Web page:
California continues to experience a major inventory shortage, especially for low- to moderate- income first-time homebuyers. Homebuyers are forced to navigate a volatile housing market, which contributes to our state’s low homeownership rate. The effects of this imbalanced market can also be seen in our growing homelessness crisis.

Hotel and motel conversions have the potential to be a fast and inexpensive way to increase the supply of affordable and supportive housing for these unhoused individuals, according to a Terner Center for Housing Innovation analysis. The study looked at thirteen hotel/motel acquisition projects across the country designed to address homelessness.

In the report, two of the thirteen hotel/motel acquisition projects are located in Sacramento, California. These two conversion projects are Capitol Park Hotel and Wood Spring Suites Hotel (La Mancha).

Both projects are being led by the organizations, Mercy Housing, and the Sacramento Housing and Redevelopment Agency. They aim to create permanent supportive housing for unhoused individuals. Both projects are currently still in re-development.

A new California initiative, Project Homekey, is providing $846 million for acquisition projects in California such as the Capitol Park Hotel and Wood Spring Suites Hotel conversion projects. After the success of Project Roomkey, Project Homekey is set to continue as a statewide effort to quickly provide permanent housing for unhoused individuals, according to the California Department of Housing and Community Development (HCD).

Under Homekey, developers can convert a variety of housing types to permanent or interim housing for unhoused individuals, including:

  • hotels; motels; hostels; single-family residences (SFRs);
  • multi-family units;
  • adult residential facilities;
  • manufactured housing; and
  • commercial properties.

Prospective applicants can request pre-application consultations by emailing For more information on eligibility, visit the California Department of Housing and Community Development .

Boosting conversions

Commercial to residential conversion isn’t new to builders and has long since been increasing in the last decade. But it wasn’t until the COVID-19 pandemic in 2020 that builders began expanding  hotel/motel conversions on a broader scale.

The critical elements which support the long-term success of conversion projects include:

  • increased state and federal funding to support long-term operations and services;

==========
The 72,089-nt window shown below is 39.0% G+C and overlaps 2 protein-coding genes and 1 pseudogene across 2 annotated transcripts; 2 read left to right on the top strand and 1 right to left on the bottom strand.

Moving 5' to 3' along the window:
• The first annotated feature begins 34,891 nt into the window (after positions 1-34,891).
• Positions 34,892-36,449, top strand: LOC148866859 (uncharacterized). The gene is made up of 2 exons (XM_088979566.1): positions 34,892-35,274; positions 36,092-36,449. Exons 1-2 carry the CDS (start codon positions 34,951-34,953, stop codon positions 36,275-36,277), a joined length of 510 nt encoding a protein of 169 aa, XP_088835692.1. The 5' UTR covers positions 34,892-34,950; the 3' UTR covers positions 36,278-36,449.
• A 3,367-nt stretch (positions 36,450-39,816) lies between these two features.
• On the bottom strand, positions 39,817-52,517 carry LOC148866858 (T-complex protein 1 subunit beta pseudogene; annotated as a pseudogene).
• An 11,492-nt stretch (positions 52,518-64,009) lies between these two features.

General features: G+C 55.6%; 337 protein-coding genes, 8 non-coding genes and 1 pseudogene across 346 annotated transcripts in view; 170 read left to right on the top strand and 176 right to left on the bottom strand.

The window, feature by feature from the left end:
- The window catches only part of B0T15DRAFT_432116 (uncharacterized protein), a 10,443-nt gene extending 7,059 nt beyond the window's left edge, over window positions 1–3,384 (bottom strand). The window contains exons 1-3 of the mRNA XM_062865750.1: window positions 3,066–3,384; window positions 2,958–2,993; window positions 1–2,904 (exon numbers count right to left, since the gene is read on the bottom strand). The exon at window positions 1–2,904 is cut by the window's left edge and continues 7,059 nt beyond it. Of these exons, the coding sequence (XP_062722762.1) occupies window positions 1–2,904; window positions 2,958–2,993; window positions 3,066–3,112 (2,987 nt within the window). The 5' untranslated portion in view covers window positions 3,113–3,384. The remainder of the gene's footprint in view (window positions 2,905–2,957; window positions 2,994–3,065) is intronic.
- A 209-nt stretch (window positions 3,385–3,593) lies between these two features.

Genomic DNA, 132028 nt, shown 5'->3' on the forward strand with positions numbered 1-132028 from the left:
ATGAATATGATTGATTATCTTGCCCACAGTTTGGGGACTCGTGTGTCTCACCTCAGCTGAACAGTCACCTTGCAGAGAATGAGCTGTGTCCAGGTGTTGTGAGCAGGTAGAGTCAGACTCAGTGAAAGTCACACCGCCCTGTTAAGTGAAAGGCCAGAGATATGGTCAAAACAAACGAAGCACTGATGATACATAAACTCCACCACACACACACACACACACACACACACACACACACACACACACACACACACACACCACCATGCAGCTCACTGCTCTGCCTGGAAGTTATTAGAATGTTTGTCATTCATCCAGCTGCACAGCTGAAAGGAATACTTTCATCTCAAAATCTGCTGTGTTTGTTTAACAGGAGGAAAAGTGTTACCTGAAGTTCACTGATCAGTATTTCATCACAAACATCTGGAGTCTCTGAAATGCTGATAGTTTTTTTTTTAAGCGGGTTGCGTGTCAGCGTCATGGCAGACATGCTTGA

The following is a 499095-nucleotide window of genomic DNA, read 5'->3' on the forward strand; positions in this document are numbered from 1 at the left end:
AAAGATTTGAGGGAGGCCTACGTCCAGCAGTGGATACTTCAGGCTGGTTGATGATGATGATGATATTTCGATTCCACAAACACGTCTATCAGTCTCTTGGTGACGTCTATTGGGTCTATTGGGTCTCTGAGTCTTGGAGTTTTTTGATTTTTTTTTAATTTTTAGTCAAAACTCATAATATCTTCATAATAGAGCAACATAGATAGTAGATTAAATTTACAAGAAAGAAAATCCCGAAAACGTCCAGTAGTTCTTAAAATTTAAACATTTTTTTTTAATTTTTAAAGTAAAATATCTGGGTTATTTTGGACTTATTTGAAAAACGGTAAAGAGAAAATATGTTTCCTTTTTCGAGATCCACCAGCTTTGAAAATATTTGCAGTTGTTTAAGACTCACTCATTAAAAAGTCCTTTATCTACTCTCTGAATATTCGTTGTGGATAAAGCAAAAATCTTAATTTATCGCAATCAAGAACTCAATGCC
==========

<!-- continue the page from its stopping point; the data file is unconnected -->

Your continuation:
• expansion of access to rental assistance and long-term services; and
  • updated local and state land use laws that streamline the development process.

However, obstacles to the long-term success of conversion projects are:

  • local opposition or vocal not-in-my-backyard (NIMBY) advocates;
  • few developers, city government, and social service providers who have the technical knowledge and capacity to manage large-scale conversion projects; and
  • coordination challenges between low-to-mid tier housing development, homelessness services, and health care.

Increasing funding, resources, and technical expertise for conversions help expand the supply of housing quickly, especially to meet today’s urgent housing needs of people experiencing homelessness.

Legislators need to create more policies for the long term that can create a more sustainable framework for commercial to residential projects, especially in the low-to-mid tier. For starters, some effective strategies and policies that support the long-term success of conversion projects include:

  • federal and state government funding for acquisition and operations;
  • offering more project-based vouchers and/or state programs to fund the long-term operation of converted properties;
  • state legislation that exempts conversions from discretionary review and other local requirements;
  • enabling organizations without real estate expertise to pursue acquisition and offer them technical assistance from state and private entities, or incentivize relationships with experienced development partners;
  • Continuums of Care (CoC) partners working to better integrate conversions into comprehensive homelessness response strategies; and
  • State expansion of Medicaid funding or new funding streams for tenancy support services, according to the Terner Center report.

Legislators need to continue working efficiently with builders to reduce homelessness and increase the amount of low-income housing. Builders are being encouraged to construct more low- and mid-tier housing and reduce housing costs for low- and moderate-income households. By working together, they can improve the quality of life for all residents here in California.

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California Comeback Plan to address homeless crisis